On their final day of instruction the students were introduced to LightHouse Access Technology Specialist Shen Kuan. Shen, who is blind, is proficient and independent traveler and became a model for the teens, teaching them how to make traveling easier and more efficient by using the website 511.org to plan their route. Shen and the group then took BART across the Bay to explore the Ed Roberts Campus in Berkeley (where LightHouse has a satellite office). They walked around the Campus, explored the accessible elevator that goes directly from the Ashby BART station into the Campus and ended up lunching outdoors on the sunny exterior patio. They then hopped back on BART to the Downtown Berkeley station, did more training out on the city streets, and most important, found gelato.
Shen told us, “I thought it was good for the kids to learn what is possible – what can be made accessible. We are fortunate to have a transit system that has many accessibility features, such as talking ticket vending machines.
Florida resident Jennifer is the mother of two of the students – twin teenage boys Dylan and Damyn, who are both blind. She and her sons have come to the LightHouse for training and she regularly checks our website. When she saw the LightHouse blogpost announcing Transit Trek Week, she immediately contacted us to sign her boys up. She told us that in the part of Florida she and her family live in, she faces ongoing challenges in getting her sons the training they need to be confident travelers. “The LightHouse’s Transit Trek Week has been a great opportunity for me to bring the boys out for the kind of training we just can’t find where we live. In the few days they’ve been in the program I’ve seen my boys’ confidence increase dramatically, from 20% to 90%.” One of her sons was so excited about the transit system; his goal is to live in a city like San Francisco where transit provides such accessibility. In addition to working with the kids, Jennifer applauded the Orientation & Mobility instructors’ willingness to include her in some of the training so that she could understand better what her sons needed to learn.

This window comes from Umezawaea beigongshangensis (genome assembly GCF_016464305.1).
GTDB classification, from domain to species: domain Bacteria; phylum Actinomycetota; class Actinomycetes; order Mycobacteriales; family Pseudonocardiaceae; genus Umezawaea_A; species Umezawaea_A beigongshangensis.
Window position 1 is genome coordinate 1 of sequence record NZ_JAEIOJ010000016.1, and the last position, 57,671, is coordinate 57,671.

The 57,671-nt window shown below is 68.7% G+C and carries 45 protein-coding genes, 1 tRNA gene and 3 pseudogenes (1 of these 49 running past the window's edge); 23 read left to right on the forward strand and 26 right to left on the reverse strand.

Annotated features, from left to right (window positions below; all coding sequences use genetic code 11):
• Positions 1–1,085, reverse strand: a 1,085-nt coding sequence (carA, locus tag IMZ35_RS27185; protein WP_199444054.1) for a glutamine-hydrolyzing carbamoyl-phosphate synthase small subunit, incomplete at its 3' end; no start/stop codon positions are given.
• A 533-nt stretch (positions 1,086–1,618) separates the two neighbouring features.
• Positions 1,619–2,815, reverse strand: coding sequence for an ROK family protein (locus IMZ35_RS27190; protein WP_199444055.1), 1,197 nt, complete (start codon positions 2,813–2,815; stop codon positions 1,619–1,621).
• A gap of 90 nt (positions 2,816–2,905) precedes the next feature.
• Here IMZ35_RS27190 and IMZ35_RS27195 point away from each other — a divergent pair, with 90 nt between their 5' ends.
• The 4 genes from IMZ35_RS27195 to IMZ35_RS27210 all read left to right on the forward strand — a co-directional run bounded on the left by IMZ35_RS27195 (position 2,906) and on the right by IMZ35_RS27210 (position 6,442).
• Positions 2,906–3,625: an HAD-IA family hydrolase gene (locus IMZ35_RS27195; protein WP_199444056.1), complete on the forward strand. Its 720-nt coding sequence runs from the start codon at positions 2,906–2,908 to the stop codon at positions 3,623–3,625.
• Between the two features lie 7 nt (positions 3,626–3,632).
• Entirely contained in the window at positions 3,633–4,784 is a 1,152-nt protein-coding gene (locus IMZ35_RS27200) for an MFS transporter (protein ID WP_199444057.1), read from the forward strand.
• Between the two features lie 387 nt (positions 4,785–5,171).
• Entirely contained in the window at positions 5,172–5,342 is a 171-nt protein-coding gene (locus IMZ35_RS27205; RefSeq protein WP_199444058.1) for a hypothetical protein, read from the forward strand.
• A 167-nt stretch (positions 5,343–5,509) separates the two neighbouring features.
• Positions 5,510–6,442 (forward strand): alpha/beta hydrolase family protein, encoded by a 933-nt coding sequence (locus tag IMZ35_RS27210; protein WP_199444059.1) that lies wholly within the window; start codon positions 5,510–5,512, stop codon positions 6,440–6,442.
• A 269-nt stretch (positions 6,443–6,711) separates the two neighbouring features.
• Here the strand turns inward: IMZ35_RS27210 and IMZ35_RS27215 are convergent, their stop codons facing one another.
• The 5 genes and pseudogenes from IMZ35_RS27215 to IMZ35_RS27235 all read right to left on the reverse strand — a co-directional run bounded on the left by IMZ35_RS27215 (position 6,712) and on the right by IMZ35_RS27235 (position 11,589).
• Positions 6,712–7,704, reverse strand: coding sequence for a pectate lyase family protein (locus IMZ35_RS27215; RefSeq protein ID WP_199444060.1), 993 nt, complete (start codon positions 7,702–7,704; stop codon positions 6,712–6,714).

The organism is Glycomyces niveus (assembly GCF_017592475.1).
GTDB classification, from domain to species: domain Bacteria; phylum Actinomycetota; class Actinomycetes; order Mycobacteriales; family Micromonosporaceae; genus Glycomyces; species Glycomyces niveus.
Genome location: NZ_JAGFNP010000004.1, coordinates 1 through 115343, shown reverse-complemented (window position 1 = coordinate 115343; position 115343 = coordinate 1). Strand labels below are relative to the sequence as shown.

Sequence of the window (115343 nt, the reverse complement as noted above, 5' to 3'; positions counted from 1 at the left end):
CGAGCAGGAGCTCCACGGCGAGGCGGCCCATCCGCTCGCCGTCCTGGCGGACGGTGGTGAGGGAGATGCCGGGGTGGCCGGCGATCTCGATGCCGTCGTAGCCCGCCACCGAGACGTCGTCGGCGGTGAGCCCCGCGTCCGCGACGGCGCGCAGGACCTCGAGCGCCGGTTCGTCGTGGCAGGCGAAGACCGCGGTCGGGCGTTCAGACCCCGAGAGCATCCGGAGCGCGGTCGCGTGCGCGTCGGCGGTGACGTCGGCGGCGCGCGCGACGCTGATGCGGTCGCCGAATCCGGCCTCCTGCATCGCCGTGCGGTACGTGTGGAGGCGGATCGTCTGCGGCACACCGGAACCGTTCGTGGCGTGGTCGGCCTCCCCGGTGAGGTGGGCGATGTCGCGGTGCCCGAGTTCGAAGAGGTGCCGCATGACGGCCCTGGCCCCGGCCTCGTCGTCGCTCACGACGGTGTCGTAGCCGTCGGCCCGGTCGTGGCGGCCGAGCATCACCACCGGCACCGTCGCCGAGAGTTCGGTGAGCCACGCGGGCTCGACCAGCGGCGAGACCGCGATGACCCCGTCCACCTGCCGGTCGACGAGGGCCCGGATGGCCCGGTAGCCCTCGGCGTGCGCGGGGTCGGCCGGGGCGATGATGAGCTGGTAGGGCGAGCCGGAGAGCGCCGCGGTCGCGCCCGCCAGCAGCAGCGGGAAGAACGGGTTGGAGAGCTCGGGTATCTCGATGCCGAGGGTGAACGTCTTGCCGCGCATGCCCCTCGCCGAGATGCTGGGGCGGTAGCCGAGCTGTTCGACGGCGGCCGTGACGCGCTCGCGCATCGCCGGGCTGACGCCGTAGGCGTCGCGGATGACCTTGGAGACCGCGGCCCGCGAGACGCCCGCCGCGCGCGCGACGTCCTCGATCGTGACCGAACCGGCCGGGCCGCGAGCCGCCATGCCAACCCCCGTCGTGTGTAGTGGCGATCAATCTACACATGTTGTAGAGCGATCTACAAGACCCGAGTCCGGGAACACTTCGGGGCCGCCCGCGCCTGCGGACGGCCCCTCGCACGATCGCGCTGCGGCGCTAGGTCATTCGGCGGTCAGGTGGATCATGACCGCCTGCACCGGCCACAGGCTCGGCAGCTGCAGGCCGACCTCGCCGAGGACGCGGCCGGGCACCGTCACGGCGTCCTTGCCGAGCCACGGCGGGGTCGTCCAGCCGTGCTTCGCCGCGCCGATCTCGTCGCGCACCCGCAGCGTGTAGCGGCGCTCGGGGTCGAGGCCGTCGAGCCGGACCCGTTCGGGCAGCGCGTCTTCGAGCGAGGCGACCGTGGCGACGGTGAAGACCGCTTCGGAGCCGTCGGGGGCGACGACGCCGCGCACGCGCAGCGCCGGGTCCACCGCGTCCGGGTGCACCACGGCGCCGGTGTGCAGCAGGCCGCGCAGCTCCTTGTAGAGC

Another student, Jacob, lives in the Bay Area. He has low vision and is preparing himself for less vision in the future by proactively participating in LightHouse programs like Transit Trek Week. Jacob’s goal was to really learn more about the BART system and traveling on transit in San Francisco. Instructor Betsy Laflamme said, “Jacob really appreciated the chance to practice using his cane. He hadn’t used his cane much before because he never really had to travel independently – especially at night when usually take the arm of one of his parents. This training gave him more confidence to walk independently in poorly lighted settings.”
We are so grateful to have the opportunity to collaborate on this project with Orientation & Mobility Specialists Cindy, Betsy and Regina. Jamey Gump told us, “I was very impressed by the teachers’ knowledge and experience and how they effectively taught their students. I’ve traveled independently for a long time – though my observation during Transit Trek Week I found myself rethinking how I use my cane.”
Next year the LightHouse is going to build on the Transit Trek theme by offering weekend day explorations for blind and low vision youth and adults. But you don’t have to wait to take advantage of training right now. As long as our funding lasts, you can receive up to ten hours training at no charge, through May 2015. If you are an independent blind or low vision traveler and are unfamiliar with Bay Area transit systems and stations, you can take advantage of this training. There is no age limit, though if you are under 18 you must have parental consent.